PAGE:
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«Prepared by Administrative Office of the Courts Oklahoma City, Oklahoma A Handbook for Guardians Index Introduction to Guardianship 2 Types of ...»

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A Handbook for Guardians

Prepared by

Administrative Office of the Courts

Oklahoma City, Oklahoma

A Handbook for Guardians


Introduction to Guardianship 2

Types of Guardianships 2

Who Is Governed By the Oklahoma

Guardianship and Conservatorship Act 4

Incapacity 4

Guardianship Proceedings 5

Who May Be Appointed As a Guardian 6


This handbook is published pursuant to the guardianship laws of Oklahoma. It is designed to provide information about the laws and procedures concerning guardianship and conservatorships.

It includes a summary of the duties of guardians and conservators, such as legal notices, time tables, and required court approvals.

Penalties may be assessed against a guardian or conservator for failure to comply with the requirements of the law or orders of the court. Accountability is important not only to the court, but also to the ward.

This handbook has been provided as a reference guide only. It is not intended to answer all questions on guardianship. The handbook is not designed to substitute for the advice of the guardian's own attorney concerning the responsibilities, duties, authority or liabilities of service as a guardian. A guardian may seek the advice of an attorney at his or her own expense. If a guardian cannot afford an attorney the guardian maycontact Legal Aid of Eastern or Western Oklahoma.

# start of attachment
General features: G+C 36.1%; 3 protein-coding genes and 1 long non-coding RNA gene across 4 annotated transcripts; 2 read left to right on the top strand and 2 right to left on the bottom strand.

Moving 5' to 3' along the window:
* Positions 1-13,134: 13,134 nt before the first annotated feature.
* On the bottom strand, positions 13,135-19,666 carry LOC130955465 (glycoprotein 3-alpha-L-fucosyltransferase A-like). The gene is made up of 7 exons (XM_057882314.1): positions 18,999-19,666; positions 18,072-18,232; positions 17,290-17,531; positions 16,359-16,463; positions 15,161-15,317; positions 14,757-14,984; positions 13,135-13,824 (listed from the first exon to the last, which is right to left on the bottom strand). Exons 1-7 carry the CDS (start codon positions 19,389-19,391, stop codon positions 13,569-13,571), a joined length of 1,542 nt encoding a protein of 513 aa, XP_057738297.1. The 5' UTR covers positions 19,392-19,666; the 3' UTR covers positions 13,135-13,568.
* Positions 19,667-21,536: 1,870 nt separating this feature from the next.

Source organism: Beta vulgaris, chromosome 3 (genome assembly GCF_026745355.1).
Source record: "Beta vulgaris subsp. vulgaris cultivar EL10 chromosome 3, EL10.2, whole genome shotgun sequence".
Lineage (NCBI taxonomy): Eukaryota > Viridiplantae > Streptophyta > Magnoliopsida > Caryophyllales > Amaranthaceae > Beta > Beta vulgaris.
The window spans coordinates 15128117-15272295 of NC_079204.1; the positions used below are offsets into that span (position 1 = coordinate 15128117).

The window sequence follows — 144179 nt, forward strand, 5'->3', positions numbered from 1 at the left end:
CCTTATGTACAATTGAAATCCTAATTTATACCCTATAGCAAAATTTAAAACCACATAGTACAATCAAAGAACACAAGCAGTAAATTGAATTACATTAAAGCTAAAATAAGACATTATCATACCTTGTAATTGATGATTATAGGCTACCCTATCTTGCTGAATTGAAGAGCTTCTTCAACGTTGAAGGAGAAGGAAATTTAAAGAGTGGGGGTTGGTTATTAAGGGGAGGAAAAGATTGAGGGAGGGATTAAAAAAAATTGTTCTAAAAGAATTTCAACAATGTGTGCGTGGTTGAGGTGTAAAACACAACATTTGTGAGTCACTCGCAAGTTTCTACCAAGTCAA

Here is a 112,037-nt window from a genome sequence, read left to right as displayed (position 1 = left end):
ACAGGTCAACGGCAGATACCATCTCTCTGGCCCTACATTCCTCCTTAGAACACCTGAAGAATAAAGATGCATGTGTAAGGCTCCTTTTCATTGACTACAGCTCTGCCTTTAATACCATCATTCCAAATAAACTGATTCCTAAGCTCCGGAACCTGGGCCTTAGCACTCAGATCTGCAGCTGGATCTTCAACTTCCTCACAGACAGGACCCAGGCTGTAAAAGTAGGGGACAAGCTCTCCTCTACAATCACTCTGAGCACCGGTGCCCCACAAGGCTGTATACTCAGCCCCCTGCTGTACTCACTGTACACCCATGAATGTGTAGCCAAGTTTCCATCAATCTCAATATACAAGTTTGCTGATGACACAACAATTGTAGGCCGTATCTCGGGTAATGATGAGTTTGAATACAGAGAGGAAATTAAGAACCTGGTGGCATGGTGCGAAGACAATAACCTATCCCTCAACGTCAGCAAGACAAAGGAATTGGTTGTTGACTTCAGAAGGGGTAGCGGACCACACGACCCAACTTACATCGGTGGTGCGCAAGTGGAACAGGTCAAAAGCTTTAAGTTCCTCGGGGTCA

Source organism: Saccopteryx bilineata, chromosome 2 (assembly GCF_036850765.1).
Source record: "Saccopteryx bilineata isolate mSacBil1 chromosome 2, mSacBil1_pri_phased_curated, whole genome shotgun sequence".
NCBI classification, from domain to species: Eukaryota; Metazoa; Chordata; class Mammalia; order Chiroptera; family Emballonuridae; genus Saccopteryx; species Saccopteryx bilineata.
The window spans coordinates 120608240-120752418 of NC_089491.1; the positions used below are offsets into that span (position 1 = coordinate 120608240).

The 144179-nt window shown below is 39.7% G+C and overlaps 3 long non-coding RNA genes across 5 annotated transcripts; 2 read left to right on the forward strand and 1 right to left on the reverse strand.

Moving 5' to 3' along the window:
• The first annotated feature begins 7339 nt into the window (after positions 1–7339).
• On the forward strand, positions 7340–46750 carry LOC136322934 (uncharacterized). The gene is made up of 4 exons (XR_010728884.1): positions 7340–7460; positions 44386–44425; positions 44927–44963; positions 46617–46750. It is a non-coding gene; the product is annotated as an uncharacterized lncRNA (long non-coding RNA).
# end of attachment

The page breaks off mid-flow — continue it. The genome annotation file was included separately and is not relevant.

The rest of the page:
The Court and its staff, as well as the Court Clerk's office and its staff are elected public servants.

However, the rules and laws governing the contact of these individuals prohibit them from providing legal advice or a specific case. They cannot provide legal advice on how the court procedures should be applied in a specific case. It is improper for the judge or his/her staff to speak with the guardian about a specificcase without all interested parties being present.

Introduction t o Guardianship Appointment as a guardian brings with it many responsibilities and duties. The precise nature of a guardian's duties will be determined by the judge and by the law. A guardian will perform duties under the direction and supervision of the court and will be required to account to the court for any action taken as a guardian. A guardian will be directed by the court to take certain actions as guardian and to prepare reports for the court.